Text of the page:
The human body is over 70% water. The healing vibrations of chanting, prayer, mantra, and affirmation can help transform us, too. We can become healthier, more connected to our creative ability and more cohesive as communities.

Focusing our intention in meditation creates powerful, subtle mental vibrations that reach deeply into our brains to help us harmonize with the frequencies of the unlimited creative force of the universe.

I’ve often been puzzled by the Apostle Paul’s admonition (Romans 12:21) to “Be not overcome by evil, but overcome evil with good.” How is that possible? Violent, destructive ego-possessed people will stop at nothing to get their way. Now, with the tools of yoga, chanting and meditation we can raise our children to harmonize with goodness. We can transform illness into health; we can change our brains; we can lift our depression with the harmonics of the unlimited creative power unleashed by chanting, prayer and meditation.

A new world awaits our application of concentration. This why we’re here, to heal each other and the universe. Could there be any greater challenge or adventure?




Earth Shamans–Yogi Healers

Though yoga has taken root and flourished outside of its native India, there is little discussion of it ancient beginnings or purpose. From what can be gathered by comparing archaeological evidence to current practices that retain some of their archaic rudiments it seems safe to say that yoga is essentially a shamanic practice developed long before it was codified in the Vedas or by Patanjali around the beginning of the Common Era.

Shamanism as defined by religion historian Mircea Eliade is a technique of religious ecstasy in which the shaman enters the spirit realm and returns with knowledge that can be of benefit to us in the physical world. Archeologists recognize shamanism as the primary universal practice of Paleolithic times that pre-dates organized religion. Thus, the shaman/yogi is one who seeks union with the Universal Force or Mystery. The yogi, through practice then becomes a nexus or connecting point for the unfathomable energies of the universe.

One of the most ancient, and no doubt shamanic yogic practices, is the yajna or fire ceremony which represents the process of creation. According to the Vedas, or early Indian codification of yoga, yajna is a healing ritual. It’s purpose, says yogi David Frawley, is “aimed at restoring to wholeness the divine consciousness that has entered into us and become fragmented through the mind, body and senses. The purpose of the Vedic yajna is to heal or put back together the purusha or cosmic being that has sacrificed itself to become the world. The reintegration of the Creator and creation, or God and the soul, is the foundation of yoga as well.”[1] Yoga, simply translated, means “union.”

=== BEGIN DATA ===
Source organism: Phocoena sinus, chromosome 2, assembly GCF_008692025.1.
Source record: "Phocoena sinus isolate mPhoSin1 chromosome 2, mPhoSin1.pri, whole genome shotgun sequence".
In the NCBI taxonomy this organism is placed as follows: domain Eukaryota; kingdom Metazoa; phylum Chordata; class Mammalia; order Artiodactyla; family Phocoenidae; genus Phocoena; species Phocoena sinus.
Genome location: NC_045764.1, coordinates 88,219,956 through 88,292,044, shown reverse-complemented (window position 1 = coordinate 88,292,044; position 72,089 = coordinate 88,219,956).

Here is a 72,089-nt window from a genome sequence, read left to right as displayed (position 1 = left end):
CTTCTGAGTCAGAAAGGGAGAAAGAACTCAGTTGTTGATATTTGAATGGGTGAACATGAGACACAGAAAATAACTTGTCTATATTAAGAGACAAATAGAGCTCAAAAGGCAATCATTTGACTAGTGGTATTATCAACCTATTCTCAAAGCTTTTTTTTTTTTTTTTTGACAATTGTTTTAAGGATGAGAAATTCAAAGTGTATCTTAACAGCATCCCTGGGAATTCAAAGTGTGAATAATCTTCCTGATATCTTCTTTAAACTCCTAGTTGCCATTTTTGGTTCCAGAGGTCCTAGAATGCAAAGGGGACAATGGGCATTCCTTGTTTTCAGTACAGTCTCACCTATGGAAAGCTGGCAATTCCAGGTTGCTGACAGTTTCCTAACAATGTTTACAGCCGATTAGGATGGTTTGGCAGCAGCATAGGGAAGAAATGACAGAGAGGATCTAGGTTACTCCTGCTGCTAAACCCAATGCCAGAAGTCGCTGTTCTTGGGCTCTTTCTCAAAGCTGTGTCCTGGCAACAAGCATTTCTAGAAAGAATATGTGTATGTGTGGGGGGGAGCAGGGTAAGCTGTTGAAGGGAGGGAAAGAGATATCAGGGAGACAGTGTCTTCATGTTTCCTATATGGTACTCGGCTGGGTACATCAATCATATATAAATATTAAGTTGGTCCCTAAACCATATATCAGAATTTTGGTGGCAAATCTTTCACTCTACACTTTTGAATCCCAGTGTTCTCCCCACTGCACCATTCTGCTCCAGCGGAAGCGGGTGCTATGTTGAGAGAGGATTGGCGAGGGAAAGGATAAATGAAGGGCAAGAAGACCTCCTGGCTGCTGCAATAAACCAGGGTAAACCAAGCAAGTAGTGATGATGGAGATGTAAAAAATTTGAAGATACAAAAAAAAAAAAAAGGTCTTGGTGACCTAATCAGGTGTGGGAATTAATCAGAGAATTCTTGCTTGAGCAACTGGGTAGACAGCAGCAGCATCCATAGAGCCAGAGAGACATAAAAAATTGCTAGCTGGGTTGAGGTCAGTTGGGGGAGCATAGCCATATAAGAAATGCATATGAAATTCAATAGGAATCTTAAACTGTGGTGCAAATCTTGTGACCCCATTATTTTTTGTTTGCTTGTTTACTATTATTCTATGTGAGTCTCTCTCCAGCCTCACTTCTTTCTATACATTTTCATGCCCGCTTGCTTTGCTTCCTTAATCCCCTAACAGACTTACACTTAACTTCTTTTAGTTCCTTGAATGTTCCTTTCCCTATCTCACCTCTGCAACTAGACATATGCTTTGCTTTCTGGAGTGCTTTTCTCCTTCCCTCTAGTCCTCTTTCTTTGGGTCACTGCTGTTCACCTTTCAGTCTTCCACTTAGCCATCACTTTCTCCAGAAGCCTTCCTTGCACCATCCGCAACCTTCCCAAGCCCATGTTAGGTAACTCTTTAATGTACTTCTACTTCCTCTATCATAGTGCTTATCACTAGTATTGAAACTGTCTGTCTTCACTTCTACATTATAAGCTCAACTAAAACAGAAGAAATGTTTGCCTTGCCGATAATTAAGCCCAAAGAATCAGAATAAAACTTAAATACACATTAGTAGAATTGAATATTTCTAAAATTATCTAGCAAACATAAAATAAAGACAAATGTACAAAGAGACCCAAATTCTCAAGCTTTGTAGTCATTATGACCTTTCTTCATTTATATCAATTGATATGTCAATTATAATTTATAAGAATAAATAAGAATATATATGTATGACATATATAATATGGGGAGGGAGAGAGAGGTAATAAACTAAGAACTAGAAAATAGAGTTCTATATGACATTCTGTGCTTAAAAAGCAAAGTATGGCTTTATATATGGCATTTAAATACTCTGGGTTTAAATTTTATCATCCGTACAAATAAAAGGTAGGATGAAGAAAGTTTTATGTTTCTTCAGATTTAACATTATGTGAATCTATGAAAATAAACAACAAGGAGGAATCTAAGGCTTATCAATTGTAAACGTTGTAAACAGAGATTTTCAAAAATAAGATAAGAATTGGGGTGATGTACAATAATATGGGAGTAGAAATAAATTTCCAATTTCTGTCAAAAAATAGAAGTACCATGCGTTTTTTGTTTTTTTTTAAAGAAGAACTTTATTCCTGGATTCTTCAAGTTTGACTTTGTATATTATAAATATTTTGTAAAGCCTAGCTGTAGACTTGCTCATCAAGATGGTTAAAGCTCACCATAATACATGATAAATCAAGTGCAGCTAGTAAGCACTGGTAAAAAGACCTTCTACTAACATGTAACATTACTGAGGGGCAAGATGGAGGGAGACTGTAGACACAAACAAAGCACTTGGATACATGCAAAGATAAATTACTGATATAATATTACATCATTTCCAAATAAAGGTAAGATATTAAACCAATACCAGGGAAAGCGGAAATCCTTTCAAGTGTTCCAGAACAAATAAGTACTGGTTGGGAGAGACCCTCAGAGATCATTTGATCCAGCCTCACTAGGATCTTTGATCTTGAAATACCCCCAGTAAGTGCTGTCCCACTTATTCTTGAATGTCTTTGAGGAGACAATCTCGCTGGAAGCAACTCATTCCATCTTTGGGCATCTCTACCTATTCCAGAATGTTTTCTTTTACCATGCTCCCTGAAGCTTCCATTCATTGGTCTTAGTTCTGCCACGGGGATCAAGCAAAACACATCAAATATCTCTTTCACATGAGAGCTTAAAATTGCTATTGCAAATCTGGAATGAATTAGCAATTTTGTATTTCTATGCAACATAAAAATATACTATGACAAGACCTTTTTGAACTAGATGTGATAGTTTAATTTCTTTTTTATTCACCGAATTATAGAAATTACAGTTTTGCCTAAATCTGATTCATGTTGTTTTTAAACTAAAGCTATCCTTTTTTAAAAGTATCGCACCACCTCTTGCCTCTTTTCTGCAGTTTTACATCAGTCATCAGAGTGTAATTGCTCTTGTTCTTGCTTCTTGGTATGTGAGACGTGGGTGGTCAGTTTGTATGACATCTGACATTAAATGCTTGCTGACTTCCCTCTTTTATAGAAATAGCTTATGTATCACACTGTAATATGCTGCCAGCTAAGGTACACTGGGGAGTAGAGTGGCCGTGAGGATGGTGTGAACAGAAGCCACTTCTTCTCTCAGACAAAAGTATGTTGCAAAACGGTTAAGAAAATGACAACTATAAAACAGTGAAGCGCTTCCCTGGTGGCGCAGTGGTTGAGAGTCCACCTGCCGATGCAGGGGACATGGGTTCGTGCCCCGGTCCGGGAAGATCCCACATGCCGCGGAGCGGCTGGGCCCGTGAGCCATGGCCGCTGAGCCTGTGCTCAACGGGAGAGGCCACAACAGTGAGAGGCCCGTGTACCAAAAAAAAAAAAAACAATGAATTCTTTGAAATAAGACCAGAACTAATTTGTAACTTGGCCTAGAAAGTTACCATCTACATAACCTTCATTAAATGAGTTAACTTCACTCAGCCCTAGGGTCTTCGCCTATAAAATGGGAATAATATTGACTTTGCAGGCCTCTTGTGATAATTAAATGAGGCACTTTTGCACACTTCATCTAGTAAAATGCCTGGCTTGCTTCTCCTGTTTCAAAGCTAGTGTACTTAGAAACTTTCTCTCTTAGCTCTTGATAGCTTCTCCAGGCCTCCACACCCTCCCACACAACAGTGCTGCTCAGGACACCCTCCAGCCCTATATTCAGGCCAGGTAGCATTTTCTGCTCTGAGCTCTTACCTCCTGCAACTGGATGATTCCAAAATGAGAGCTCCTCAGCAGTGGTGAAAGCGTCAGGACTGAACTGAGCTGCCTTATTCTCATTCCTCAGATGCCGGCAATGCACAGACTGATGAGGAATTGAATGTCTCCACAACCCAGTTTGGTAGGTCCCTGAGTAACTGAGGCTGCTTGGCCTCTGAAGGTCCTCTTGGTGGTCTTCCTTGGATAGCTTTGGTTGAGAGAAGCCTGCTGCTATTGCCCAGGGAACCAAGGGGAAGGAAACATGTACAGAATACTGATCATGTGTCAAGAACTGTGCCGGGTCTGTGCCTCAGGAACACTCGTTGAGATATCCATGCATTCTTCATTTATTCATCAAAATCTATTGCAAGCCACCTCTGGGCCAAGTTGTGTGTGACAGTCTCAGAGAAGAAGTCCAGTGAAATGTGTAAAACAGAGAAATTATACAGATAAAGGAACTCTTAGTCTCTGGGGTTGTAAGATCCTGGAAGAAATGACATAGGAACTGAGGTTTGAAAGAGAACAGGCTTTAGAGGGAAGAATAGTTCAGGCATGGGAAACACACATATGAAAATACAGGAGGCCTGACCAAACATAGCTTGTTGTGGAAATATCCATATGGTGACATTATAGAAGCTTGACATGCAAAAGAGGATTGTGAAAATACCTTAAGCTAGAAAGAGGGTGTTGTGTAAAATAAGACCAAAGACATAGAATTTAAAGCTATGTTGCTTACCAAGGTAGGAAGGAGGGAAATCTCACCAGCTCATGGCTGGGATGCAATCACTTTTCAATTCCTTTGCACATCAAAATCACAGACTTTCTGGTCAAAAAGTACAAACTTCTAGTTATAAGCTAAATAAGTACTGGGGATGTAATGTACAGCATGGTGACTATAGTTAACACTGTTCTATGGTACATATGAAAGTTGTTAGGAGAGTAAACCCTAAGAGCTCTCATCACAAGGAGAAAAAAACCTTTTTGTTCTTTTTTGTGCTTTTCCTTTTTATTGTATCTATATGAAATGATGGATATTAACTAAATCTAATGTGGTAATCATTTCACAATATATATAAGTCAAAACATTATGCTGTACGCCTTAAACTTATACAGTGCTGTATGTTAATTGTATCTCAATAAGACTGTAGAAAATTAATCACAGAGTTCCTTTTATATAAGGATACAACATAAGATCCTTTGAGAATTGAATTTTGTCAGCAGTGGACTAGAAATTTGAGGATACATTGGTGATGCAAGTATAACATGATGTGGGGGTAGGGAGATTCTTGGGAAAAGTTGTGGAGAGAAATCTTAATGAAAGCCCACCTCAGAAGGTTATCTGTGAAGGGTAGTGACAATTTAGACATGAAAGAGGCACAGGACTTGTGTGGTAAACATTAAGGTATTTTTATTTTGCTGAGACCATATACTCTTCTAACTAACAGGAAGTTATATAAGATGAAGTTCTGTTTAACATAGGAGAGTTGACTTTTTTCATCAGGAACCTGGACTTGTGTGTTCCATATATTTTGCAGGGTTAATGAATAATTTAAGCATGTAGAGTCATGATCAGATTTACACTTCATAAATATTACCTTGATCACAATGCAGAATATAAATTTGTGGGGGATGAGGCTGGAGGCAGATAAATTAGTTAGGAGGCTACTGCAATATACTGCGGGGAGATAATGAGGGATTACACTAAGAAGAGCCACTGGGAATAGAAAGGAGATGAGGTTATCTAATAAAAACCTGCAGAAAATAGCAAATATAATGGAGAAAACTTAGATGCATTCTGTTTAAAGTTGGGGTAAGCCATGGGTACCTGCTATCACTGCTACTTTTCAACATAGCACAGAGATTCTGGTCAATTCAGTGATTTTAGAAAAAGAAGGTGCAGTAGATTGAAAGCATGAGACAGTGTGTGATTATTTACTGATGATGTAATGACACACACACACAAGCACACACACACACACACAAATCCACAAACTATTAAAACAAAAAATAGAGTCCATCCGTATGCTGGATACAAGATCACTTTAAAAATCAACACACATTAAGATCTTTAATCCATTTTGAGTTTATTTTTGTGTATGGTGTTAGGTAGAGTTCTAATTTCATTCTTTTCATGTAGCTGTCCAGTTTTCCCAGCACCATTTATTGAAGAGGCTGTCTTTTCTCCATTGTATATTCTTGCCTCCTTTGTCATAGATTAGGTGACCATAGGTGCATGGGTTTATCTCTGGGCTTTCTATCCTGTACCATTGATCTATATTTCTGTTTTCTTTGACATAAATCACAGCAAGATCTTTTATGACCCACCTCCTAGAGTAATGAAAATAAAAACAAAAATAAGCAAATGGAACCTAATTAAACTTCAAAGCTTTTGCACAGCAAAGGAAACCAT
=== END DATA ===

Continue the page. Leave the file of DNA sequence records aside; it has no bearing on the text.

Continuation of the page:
Atheists or agnostics may substitute the term energy for the word god.

For me, the idea that the central purpose of being human is to restore the cosmic balance is sobering, joyful and all-encompassing. It calls to us to use our access to the boundless universal energy source to reach our personal potential while we heal a fragmented creation. It calls us to our finest expression of what it is to be human.

This present moment in our collective history presents us with perhaps the most critical and most perfect opportunity to reach our potential and heal creation.

Current trends of great concern are now converging to get our attention. One of these trends is the rapid acidification of the ocean. The National Oceanic and Atmospheric Administration (NOAA) measures our oceans as 30 percent more acidic now than before the Industrial Revolution that began in the 18th century. Oceanic acidification is a result of the ocean absorbing the excess carbon released from fossil fuel combustion. If present trends continue NOAA predicts a 150% increase in ocean acidity by the end of this century.[2] This is a dead ocean that supports no life, including ours.

There is abundant evidence that this is already happening. Depending on which source you quote, Antarctic krill, the foundation of the ocean’s food chain, has decreased by 50-80. On the PacificCoast of the U.S. populations of scallops, oysters, starfish, sardines and sea lion pups are crashing. These same types of population decreases are also occurring globally. The ocean ph or measurement of acidity off the coast of British Columbia has dropped from 8.2 to 7.2. It may not sound like much of a change until you consider this. Normal human blood ph is between 7.35 and 7.45. A .1 variation can produce seizures, heart arrhythmia, or even coma. Shell fish cannot make shells under this acidosis disease condition now prevailing in our oceans.

In the past few years as the realization of our desperate plight has dawned on me, I’ve experienced grief, depression and despair nearly to the point of death. Thankfully, my yoga/meditation practice has healed me so that I am motivated to try to live a life of hope and activism.

As yogis we are called at this great moment to devote ourselves to use every science, art, and creative impulse to heal ourselves and creation. This is our mission. In the very near future, as the consequences of these trends begin to affect our food supply and our ability to survive, there will be a full-scale mobilization of our resources. The very bedrock of this effort will be initiated by the spiritual aspirants, the yogis of all nations, by all those who seek to weave the fabric of the cosmos back together again. As we perfect the knowledge of ourselves and our world through spiritual practice we will simultaneously inhabit the spirit realm and the earth plane and heal the dis-ease we have created. As we master human psychological and emotional technology, we will bend creativity into the arc of healing, equality, respect and love. This is why we are here now. This is our destiny. So, practice yogis and heal creation.

[1] Frawley, David Yoga and Ayurveda: Self Healing and Realization Lotus Press 1999